I recently read a very dirty book called The Dirty
Couple, by D.B. LeClair. It isn't your typical erotica
book. At the same time, it isn't your typical trash
novel either.

The story is about a man and a woman, a young
married couple, who explore a fetish over many
months. Both of them feel a wide range of feelings
during their explorations - embarrassed, elated,
excited, ashamed, bashful, and timid - and so on,
and as they cycle through the emotions of it all,
they find themselves reaching new levels in their

The main "fetish focus" in the book evolves along
with the characters. The two characters, Mike and
Michelle, start out interested in one taboo item
(accidental female flatulence). Mike, who is
absolutely in love with his wife, obsesses over the
idea of her "doing it again". Michelle begins to
obsess about her husband who is so consumed by
her being. The situation, including the fetishes,
continue to escalate from there.

Other than the actual fetish, this book is really
relatable and so I would recommend it to others
who are open-minded to erotic concepts. I
understood both of the characters, their needs and
their wants, and their inability to predict how they
will be perceived by their loved one.

When I think about other erotica that I've read
recently, I'd put most of it into two categories. The
first group is the "romance" group. That group
mostly stays away from the taboo and focuses on
the traditional feelings of love and sexual romance.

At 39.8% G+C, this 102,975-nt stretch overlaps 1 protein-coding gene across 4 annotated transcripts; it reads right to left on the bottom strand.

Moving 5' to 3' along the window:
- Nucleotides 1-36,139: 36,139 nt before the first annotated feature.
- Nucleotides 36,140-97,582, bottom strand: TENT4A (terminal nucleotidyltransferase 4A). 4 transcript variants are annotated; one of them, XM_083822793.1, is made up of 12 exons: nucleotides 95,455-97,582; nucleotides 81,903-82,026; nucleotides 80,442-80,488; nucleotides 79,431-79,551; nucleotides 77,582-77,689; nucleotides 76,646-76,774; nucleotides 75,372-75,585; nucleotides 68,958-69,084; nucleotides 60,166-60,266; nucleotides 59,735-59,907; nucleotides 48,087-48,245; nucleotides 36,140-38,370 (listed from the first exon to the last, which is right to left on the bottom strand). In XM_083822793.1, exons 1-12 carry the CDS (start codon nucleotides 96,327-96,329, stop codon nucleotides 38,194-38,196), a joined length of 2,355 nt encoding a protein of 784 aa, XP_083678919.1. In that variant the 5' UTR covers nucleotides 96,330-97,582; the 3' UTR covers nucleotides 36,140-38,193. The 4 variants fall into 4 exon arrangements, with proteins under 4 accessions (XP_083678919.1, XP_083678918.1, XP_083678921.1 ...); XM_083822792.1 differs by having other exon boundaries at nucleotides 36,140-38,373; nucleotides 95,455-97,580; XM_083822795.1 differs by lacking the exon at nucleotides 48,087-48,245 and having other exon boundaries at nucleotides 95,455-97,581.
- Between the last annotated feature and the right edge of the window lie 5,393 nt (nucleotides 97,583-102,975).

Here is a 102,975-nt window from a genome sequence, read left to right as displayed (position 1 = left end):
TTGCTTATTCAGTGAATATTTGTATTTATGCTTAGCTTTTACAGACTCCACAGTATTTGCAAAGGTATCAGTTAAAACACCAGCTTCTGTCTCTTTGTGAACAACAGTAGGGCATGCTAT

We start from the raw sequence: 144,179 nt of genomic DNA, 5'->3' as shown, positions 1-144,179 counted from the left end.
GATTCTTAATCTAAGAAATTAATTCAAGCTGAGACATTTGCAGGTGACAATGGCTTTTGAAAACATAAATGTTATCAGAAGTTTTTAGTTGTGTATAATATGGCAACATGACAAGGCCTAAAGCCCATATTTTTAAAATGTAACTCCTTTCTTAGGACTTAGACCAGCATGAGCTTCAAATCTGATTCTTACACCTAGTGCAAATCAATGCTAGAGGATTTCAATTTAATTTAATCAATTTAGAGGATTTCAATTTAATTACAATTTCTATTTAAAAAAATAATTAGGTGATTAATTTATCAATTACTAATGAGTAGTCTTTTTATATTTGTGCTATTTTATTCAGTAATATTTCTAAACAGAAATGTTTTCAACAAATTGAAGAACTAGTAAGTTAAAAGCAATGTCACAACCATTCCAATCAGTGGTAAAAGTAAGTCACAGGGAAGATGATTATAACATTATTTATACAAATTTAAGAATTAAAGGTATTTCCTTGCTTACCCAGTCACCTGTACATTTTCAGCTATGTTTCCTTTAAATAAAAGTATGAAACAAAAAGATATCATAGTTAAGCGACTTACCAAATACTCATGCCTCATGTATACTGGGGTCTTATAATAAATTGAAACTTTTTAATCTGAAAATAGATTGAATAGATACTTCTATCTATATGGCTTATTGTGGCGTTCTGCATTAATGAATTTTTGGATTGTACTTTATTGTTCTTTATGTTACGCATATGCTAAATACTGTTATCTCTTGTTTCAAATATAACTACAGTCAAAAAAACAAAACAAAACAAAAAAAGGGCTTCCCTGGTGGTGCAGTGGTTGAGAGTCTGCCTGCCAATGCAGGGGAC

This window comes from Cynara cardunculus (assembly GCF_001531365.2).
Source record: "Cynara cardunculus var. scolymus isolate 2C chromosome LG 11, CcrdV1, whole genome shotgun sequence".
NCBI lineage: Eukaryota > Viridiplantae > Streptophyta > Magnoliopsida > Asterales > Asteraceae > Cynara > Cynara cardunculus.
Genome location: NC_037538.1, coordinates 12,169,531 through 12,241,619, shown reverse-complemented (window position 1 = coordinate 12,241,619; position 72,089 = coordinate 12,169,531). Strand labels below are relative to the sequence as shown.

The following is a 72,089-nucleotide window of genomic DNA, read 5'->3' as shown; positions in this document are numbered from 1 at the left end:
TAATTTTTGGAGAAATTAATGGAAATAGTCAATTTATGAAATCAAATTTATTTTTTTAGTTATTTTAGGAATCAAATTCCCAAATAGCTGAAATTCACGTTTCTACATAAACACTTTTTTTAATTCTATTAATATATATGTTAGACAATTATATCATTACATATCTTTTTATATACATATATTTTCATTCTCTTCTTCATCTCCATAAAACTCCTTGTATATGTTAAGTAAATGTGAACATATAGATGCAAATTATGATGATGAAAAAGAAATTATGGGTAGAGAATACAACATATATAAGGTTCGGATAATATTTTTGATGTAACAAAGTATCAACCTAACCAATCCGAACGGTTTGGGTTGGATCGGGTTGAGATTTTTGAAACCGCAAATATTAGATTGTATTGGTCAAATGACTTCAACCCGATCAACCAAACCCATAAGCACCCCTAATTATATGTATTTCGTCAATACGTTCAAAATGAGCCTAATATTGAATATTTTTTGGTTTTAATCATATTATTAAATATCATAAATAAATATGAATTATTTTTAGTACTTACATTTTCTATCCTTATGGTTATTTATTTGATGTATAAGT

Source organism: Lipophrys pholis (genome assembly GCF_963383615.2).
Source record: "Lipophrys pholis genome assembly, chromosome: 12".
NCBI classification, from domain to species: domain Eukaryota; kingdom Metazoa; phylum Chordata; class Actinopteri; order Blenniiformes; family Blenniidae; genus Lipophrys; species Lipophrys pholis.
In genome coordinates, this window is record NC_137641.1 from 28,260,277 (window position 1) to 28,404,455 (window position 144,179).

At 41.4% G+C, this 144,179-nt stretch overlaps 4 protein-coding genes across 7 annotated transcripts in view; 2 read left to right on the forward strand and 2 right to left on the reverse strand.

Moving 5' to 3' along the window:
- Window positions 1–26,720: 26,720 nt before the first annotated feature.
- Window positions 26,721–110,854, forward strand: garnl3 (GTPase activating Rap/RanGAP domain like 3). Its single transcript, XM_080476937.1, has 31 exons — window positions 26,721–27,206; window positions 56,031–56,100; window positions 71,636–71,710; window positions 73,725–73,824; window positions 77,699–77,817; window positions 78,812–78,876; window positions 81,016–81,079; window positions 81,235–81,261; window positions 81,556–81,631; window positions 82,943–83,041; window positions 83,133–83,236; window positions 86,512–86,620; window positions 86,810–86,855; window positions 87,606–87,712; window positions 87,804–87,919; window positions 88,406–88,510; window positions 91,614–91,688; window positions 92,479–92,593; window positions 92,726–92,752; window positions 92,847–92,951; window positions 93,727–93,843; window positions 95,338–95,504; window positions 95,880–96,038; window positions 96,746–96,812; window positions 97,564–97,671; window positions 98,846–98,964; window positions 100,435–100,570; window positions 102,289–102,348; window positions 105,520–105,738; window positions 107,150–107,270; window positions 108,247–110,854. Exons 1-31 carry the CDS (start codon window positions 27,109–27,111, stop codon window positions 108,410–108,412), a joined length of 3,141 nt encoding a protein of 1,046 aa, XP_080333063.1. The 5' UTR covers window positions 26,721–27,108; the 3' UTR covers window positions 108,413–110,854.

The second group is the "taboo" group. Most of the
books that I read in the "taboo" group are almost
completely devoid of emotion outside of the
"sexual" emotion between characters.

While reading this book, I sensed on many
occasions elements from both camps. There was
some romance, love, flowers, etc. - in other words,
real human emotion between lovers and partners.
And, at the same time, the "taboo-ness" of the
fetishes themselves were certainly as dirty as any
raunchy book from the "taboo" camp.

Although this book was not as long as the 50
Shades books, I would say that it is similar in the
sense that it captures both human connection and
sexual tension and taboo quite well.

Because toilet related things are so taboo in this
culture, I don't see this one on the best seller list
anytime soon. But, for the type of book that it is, I
think it is really a pretty recommendable book.

Reviewed by Amanda Bush
Book Reviewer
Book Review
The Dirty

D.B. LeClair

Published By:
Services, Inc.